Motivation is a Four Letter Word

Motivation. Some people have it naturally, as a fusion of ambition and self-discipline.

Nashville's Parthenon in the available light

Some people engineer it into their lives with a delicate balance of responsibility and structure.

Me, I have phases. Maybe it’s chemical, I don’t know, but sometimes I have the oomph to meet a deadline (self-imposed or otherwise) and sometimes I haven’t got the price of a packet of tea.

I do my damnedest to stay on top of it, really I do, but as one can see from my blogging schedule, I’m just no good at it. Usually my motivator is something more negative than self-discipline of course– something like anger or need.

And then there are times like this, when I can hear the voice deep down saying more than “get some attention!” Sometimes I write because it’s for the best. With writing, whether fiction, poetry or blogging (but never articles), I am fulfilling both need and purpose. It’s all about the purpose.

The purpose is what makes work “the work,” transforming a tedious exercise into meaningful labor. Without purpose, I find it difficult to fall into the flow and overcome tribulations.

So, writer friends, what is it about “the work” that makes it purposeful for you? How are you able to motivate yourself to rise above the daily drag and distraction?

I ask you, my wordy fellows, because you’re more than off-the-shelf.  I have some insight (a little here, a lot over there) into your personalities and processes.  A guy like me needs some context!

So do tell, won’t you?

About Logan

In short, I like to think of myself as a poet, writer, actor, storyteller, artist, photographer, & new world man.
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2 Responses to Motivation is a Four Letter Word

  1. N says:

    Find value in everything – that’s what works for me.

    To look beyond one’s own limitations and toils and be mindful of what has been doesn’t present as great a challenge; it’s not hard to pick up a book or do a search query. Everything’s been done before, we’re just regurgitating. Great works always revisit or celebrate classics and traditional themes, which themselves are reiterations of older works which have been lost. The basic nature, condition, and stories of the human species hasn’t changed much in thousands (if not millions) of years. The ubiquitous search for meaning in life distracts us from life itself, and in many cases leads to ruin. This can also be said of the creative process. I find excitement and joy in the most trivial of labors, not because it necessarily presents me with a moment of epiphany, but because it makes things simple – simplicity is the key to any creative endeavor, even if it takes a multitude of complications to achieve it.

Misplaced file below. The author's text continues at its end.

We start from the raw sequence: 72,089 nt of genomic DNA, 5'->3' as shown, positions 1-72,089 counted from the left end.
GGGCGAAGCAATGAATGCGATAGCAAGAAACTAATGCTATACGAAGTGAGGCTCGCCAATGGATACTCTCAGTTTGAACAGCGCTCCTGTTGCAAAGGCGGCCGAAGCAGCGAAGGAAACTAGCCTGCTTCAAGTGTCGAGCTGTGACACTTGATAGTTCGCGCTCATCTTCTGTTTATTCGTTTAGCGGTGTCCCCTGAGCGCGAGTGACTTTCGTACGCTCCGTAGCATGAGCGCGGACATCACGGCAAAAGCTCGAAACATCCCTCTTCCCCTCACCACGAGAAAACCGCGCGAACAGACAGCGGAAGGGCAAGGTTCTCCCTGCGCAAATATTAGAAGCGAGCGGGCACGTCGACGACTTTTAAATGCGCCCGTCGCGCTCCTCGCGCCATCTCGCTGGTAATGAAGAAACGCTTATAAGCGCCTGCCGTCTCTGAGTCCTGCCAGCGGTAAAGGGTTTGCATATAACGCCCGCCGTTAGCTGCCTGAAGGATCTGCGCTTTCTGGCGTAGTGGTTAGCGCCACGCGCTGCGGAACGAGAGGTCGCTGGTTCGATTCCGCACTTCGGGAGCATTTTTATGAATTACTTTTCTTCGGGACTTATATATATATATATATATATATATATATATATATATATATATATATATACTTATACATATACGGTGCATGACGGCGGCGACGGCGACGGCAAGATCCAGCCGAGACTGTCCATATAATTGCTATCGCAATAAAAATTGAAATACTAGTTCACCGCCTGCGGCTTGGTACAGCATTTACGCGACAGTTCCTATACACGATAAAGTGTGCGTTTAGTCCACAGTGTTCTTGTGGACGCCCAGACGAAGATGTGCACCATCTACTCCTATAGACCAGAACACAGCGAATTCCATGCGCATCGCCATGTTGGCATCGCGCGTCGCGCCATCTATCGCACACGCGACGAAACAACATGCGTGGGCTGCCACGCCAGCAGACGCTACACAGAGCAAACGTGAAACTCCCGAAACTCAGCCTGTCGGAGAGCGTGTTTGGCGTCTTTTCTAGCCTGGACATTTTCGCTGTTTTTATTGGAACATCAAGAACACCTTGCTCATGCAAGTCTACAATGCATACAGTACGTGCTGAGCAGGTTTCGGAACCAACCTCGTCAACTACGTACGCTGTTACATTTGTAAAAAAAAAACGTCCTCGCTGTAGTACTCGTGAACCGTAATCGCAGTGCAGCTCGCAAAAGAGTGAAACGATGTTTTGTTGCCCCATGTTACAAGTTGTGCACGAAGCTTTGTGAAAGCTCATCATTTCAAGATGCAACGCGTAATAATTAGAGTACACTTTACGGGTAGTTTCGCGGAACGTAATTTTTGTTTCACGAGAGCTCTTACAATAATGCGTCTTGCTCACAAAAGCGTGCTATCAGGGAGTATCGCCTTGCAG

It is, more often than not, a prescribed method to write as often as one can, with the supposition that this will somehow make the work better or cause a more fluid level of inspiration… I disagree. If one has nothing in their soul to discuss, there is no point to the practice of writing. Writing itself is nothing more than the capture and transmission of ideas, so one must start with something to communicate. Passion and zeal only come into play when an idea has significant importance to the writer.

    –NPH

  2. Carla René says:

    Hi Logan,

    Just now getting around to this.

    I have a few thoughts on your article, although I must admit your thesis was a little sketchy. Were you saying that writing period has suffered from lack of motivation? Or only certain aspects of it?

    I guess I can offer some advice on how to deal with that. I doubt you’ve been following my own career, although I bark about it regularly on FB. I do a LOT of self-promotion there, I’m also on Twitter, LinkedIn, MySpace, GoodReads, you name it, I’m there. I am a professional stand-up comic, tv/stage/film actor, web and graphic designer and was a child prodigy in both fine art and music. I’ve also been a published author and have been since 2002 in both the horror and comedy genres. Now I’m getting into self-publishing and having a blast. So besides working on my first full-length novel, due out around Christmas, I am also contributing author at several sites, will be a featured author at two more, and might be featured at PageOneLit, a site the Reader’s Digest named their best writer’s resource three years in a row. Major coup if I get it.